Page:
What Protection Teams Can Do To Navigate the Increase in Swatting
The act of Swatting has been around for years (back in the early 2000s), but an increase in the frequency of calls that are happening and the proliferation of different targets has placed it under the spotlight in recent months. Swatting is the act of placing a hoax call to emergency services with the intention of triggering a swift and intense response. This malicious practice has been increasingly directed towards prominent figures such as politicians, judges, and celebrities. Scott Stewart, Vice President at TorchStone Global, sheds light on why we are seeing more of these events in the headlines and what protection teams can do to prevent them from happening.
Stewart brings 35 years of analytical, investigative, and security experience, including being a member of Michael Dell’s executive protection team and serving ten years as a special agent with the U.S. Department of State’s Diplomatic Security Service. Stewart is a popular speaker on security topics and is frequently interviewed by journalists from leading news outlets, including the New York Times, CNN, Fox News, and NPR.
Key topics of Stewart’s discussion with host Fred Burton include:
- How a swatting event can occur, and what the social media conundrum has to do with it. (hint: It doesn’t happen out of the blue.)
- Advice for protection teams on mitigating this type of threat and what to look for in terms of early warning signs.
- Why it’s critical to have strong relationships with authorities at all levels and have an open dialogue so authorities can put context around any calls coming in that target a VIP.
For more information, check out Torchstone Global’s article on the topic: Preparing for the Next Swatting Attack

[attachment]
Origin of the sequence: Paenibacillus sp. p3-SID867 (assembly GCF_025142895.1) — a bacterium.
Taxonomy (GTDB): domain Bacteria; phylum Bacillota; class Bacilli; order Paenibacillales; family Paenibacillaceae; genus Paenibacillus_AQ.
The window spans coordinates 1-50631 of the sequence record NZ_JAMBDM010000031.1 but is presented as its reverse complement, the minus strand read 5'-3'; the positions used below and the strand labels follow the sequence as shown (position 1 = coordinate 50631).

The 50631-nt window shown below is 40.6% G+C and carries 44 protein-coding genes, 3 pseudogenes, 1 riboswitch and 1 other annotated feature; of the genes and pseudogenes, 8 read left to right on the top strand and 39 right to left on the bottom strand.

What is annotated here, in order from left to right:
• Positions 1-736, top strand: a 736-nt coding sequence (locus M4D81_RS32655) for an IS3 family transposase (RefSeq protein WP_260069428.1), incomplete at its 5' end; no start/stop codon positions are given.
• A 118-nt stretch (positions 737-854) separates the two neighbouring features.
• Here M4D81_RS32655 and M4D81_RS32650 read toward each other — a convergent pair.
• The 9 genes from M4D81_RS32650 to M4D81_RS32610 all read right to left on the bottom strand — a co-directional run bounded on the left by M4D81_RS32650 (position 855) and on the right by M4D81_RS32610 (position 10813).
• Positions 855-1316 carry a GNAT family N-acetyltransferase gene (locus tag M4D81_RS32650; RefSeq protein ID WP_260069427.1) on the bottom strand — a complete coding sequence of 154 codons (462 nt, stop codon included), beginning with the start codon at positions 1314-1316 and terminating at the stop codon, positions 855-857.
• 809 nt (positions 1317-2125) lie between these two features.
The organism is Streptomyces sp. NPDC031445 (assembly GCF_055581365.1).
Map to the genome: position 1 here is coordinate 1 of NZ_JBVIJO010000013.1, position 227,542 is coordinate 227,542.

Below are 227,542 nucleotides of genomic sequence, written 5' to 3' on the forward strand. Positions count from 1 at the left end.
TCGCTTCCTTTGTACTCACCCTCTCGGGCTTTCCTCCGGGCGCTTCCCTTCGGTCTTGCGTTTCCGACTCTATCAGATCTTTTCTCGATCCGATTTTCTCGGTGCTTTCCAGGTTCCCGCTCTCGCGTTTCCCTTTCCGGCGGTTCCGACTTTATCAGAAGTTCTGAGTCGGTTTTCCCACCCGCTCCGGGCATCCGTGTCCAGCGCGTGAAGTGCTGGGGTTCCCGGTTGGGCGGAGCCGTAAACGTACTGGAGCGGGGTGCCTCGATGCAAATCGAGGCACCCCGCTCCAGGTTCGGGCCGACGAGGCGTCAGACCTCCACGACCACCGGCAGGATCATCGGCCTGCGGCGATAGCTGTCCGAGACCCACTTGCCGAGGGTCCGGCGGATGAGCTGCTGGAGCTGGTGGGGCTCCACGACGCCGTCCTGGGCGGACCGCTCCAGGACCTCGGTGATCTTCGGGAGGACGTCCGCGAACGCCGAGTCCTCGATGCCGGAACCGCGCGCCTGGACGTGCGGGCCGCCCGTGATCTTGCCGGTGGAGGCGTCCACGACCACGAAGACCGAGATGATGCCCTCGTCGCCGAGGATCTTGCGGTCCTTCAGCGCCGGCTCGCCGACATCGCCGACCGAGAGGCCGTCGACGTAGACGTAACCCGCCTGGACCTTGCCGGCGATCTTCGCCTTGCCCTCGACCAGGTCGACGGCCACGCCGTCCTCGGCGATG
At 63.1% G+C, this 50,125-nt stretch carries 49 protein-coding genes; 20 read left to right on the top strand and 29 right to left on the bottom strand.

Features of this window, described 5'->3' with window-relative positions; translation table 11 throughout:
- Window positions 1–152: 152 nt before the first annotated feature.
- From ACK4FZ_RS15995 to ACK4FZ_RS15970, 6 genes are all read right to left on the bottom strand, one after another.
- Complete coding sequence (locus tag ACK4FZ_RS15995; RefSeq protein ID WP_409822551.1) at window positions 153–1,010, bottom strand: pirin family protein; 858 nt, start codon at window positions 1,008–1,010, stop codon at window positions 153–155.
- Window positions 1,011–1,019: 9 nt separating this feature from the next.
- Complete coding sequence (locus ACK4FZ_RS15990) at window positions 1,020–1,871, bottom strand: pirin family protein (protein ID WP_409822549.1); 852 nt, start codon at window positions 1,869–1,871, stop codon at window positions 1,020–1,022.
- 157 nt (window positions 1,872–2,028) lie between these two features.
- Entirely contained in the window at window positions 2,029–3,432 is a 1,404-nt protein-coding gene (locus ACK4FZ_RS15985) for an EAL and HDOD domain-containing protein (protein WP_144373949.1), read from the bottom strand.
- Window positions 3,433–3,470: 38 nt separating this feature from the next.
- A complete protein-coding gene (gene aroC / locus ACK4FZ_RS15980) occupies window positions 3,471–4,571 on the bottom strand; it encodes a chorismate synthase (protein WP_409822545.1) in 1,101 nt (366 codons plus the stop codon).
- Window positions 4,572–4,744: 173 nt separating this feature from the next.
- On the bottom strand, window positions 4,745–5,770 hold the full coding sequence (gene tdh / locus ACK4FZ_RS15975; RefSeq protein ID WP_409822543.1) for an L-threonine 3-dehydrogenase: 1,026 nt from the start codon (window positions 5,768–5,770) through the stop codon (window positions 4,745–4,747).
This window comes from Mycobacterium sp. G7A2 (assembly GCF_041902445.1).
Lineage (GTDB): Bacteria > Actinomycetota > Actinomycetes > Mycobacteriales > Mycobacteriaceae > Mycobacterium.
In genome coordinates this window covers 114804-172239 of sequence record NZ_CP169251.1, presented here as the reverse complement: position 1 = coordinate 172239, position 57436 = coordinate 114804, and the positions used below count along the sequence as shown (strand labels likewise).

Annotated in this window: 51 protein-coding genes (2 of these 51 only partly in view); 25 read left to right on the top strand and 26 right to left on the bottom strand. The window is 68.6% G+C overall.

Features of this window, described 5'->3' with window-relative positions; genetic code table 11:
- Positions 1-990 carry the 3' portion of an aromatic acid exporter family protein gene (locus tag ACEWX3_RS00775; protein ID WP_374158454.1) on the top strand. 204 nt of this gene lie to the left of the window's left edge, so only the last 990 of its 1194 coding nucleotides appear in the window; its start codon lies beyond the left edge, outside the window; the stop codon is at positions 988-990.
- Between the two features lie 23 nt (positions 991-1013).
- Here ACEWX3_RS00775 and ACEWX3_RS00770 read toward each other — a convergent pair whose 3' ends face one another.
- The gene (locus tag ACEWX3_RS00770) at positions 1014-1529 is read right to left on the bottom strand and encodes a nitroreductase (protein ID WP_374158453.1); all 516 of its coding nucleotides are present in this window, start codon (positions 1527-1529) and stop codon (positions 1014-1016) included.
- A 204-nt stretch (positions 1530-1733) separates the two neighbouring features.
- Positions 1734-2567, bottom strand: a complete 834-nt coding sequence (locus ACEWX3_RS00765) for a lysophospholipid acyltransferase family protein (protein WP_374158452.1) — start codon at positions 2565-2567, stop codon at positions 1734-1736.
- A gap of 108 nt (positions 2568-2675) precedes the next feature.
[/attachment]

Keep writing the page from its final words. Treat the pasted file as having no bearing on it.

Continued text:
03:25: Scott Stewart: Having a good liaison at all levels – state, local, and federal level is critical because you want to have those connections ahead of an event. Obviously, it’s much more difficult to make connections in the midst of ah you know of an emergency. So if you give them a little bit of advanced notice — we’ve got some aggrieved people that are focused on us, or they’ve doxed us, etc. — it can really help them place the call into context.
10:33: Fred: So if you’re that protection team out there with responsibility for the executive crew, you have to make sure that you have a good finger on the pulse.
10:42: Scott Stewart: I mean let’s face you you need to have that no matter what threat actor we’re talking about — unstable individuals, stalkers, activists, terrorists, criminals. You know we always need to remain alert to all these various threat actors and this is just one more to throw in the hopper.
The good news is it is something that can be foreseen as we follow these grievances, and watch their communications. We see things like doxing denunciation. That allows us to see the progression along the Social Media Threat Continuum. We talk about things like the pathway to violence or the attack cycle, looking at the Social Media Threat Continuum then just gives us a guide that helps us understand where we were where we are in relation to these threat actors.